Meditations: Books I-VI – By Marcus Aurelius

Leila Shahidi, Finnegan Holmes, Kishan Balaji, & Jamal Ross


PSCI 3015

24 April 2021

Discussion Post: Meditations Book I-VI


Meditations by Marcus Aurelius is a book of personal thoughts of the emperor of Rome. In Book 1, he writes about what he has learned from people he viewed as mentors. In Book 2, he writes about his personal thoughts on stoic philosophy. In Book 3 he ponders the length and quality of human life as well as the concept of death. In Book 4 he encourages the practice of retreating into one’s mind, and he elaborates on his thoughts of death in previous books. In book 5 he discusses the balance between work and relaxation. In book 6 he explains his perspective on how the universe was made and humanities place in this universe.


Who Marcus Aurelius was is incredibly important to the value of the literature he produced. Marcus Aurelius was born in the year 121 AD and became the Roman Emperor in 161. He is considered to be the last of the Five Good Emperors. Much of his life and reign are argued by historians as there is minimal surviving evidence of specifics. It is known that he won several wars during his reign, notably against the Parthian Empire (mostly occupied by modern-day Iran). Marcus Aurelius is viewed in a historical context as essentially a “Philosopher King” similar to Plato’s conception. The accomplishments of Marcus Aurelius are significant to the value of his work because Mediations acts as a sort of diary for one of, if not the most powerful men in the world at the time. Meditations was never intended to be published and it is very rare to see the unfiltered personal thoughts of such an influential figure. Much of Mediations is believed to be written while Marcus Aurelius was planning military campaigns in eastern Europe.

This is a scene from the wildly imaginative movie, Gladiator (2000) where an elderly Marcus Aurelius (Richard Harris) talks to the main character Maximus (Russel Crowe). They share their views on Rome and look back on the successful conquests they have had.  

Book I 

In Book I of Meditations called Debts and Lessons, Marcus Aurelius writes about lessons he has learned from his influential peers and philosophers. One lesson he writes is from Apollonius which is being stoic in any circumstance that may arise, even extremely painful ones like losing a child because it allows one to be flexible, able to adapt to one’s fate. Similarly, he learns from Sextus to “live as nature requires” (Aurelius, 7), essentially accepting nature’s outcomes, and to be kind to others, even those that are unappealing people. One notable lesson is from who Aurelius calls his adopted father who he described to take advantage of material things if he had them, but never relied on them in case they were not there. Aurelius described him as someone who never paid much attention to his physical appearance or how he was perceived by others. He approached things logically instead of losing control of himself in difficult situations. He discusses desire in the sense that his adopted father did not have trouble avoiding things that most people have difficulties avoiding in life such as material goods that most people would indulge in like nice clothes or good food. Furthermore, at the end of book one, he discusses his thankfulness for not learning philosophy by charlatans or those that practice “writing treatises, or become absorbed by logic-chopping” (13). Philosophy aligns with Aurelius’ view that one should live life logically and with reason, separating what one can control and what one cannot. Philosophy, for him, is not about trivial details, rather a way to logically figure out main and relevant issues.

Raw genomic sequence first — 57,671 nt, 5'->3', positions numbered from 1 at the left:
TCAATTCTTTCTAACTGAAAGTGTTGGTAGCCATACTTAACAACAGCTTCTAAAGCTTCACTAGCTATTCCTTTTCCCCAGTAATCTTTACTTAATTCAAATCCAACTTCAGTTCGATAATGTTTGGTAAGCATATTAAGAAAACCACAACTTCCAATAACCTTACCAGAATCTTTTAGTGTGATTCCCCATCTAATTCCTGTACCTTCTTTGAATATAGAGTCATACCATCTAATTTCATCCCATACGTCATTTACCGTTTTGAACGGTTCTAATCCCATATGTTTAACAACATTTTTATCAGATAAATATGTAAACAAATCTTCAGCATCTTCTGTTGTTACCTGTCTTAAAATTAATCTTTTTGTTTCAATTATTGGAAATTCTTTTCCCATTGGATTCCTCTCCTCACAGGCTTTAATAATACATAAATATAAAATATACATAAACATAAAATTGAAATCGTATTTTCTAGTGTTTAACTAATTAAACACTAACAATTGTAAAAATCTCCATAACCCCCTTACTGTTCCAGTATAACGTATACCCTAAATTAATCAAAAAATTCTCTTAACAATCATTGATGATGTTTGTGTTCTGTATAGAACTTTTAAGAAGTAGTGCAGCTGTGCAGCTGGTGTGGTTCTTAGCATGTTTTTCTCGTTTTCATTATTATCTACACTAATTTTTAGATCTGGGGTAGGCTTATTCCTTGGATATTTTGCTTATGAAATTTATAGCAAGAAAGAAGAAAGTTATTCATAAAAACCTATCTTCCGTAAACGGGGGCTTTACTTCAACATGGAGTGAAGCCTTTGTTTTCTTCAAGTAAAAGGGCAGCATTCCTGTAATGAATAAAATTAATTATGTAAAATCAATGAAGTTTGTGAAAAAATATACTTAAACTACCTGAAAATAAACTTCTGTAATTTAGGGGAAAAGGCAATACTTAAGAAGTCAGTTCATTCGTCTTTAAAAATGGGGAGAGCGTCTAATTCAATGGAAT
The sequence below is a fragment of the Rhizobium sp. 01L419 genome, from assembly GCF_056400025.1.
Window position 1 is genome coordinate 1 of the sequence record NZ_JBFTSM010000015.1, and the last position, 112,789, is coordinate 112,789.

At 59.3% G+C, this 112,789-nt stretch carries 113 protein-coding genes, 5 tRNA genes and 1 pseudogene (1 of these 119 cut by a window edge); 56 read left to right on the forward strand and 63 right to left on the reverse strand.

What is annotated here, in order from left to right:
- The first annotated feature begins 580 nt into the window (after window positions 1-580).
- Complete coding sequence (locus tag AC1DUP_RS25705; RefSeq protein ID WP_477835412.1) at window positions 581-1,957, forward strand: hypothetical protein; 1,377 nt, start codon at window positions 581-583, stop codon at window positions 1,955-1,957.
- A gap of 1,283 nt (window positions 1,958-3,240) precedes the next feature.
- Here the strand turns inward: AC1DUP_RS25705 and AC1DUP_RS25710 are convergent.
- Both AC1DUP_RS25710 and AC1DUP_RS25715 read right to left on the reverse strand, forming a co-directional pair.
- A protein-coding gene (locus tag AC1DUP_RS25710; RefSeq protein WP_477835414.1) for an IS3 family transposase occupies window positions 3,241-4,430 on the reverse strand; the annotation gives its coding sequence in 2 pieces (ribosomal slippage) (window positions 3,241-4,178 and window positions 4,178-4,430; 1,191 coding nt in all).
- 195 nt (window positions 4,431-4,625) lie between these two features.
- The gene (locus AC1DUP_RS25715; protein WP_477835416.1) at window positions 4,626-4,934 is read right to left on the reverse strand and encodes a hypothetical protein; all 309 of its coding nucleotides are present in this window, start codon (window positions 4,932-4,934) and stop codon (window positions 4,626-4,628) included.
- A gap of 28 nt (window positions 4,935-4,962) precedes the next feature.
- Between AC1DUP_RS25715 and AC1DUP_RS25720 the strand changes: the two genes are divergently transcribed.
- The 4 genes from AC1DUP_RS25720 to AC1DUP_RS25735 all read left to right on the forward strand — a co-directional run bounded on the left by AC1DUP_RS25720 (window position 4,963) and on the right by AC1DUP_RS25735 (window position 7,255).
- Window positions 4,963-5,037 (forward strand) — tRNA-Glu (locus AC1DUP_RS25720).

Book II

In Book II of Meditations, Aurelius starts with “When you wake up in the morning, tell yourself: The people I deal with today will be meddling, ungrateful, arrogant, dishonest, jealous, and surly” (17). This statement connects deeply to the stoic philosophy that one must be comfortable with the worst case scenario and be able to adapt to that circumstance without losing control of one’s self. He emphasizes that being angry towards people is “unnatural” and that being prepared to face unappealing people and situations, it is less likely one will feel angry at others. Throughout this book, Aurelius emphasizes death and the importance of focusing one’s life on the present and the tasks one is assigned. He says, “do everything as if it were the last thing you were doing in your life” (18) without allowing one’s emotions to take over them and to express the importance of discipline and how procrastination forces your mind to be a slave to impulsive desires. 

Aurelius talks about validation as well, and how the human mind can sometimes be conditioned to receive happiness from others validation, which he finds is disrespectful to one’s self. Aurelius and the stoic philosophy place importance on the mind and its thoughts being extremely important to the value of one’s life, shown when he says, “People who labor all their lives but have no purpose to direct every thought and impulse toward are wasting their time, even when hard at work” (19). I think this quote shows that although completing tasks are important, the quality of one’s mind and thoughts are more important for living a valuable life. Furthermore, even if one labors all their lives, this does not mean they are living a good life, especially if one uses the money for useless material that only brings them higher status among their peers. He also makes a notable point about the act of sinning out of anger versus out of desire and claims that sinning out of anger is better than from desire because “the man motivated by desire, who is mastered by pleasure, seems somehow more self-indulgent, less manly in his sins” (19). He explains that someone who commits sin, whatever that might entail, by anger is more like a victim to the sin because it was induced by pain, rather than being “moved to action by desire” (20). An angry person who commits sin is more like a victim to quick impulsive behavior, rather than a person who has premeditated desires.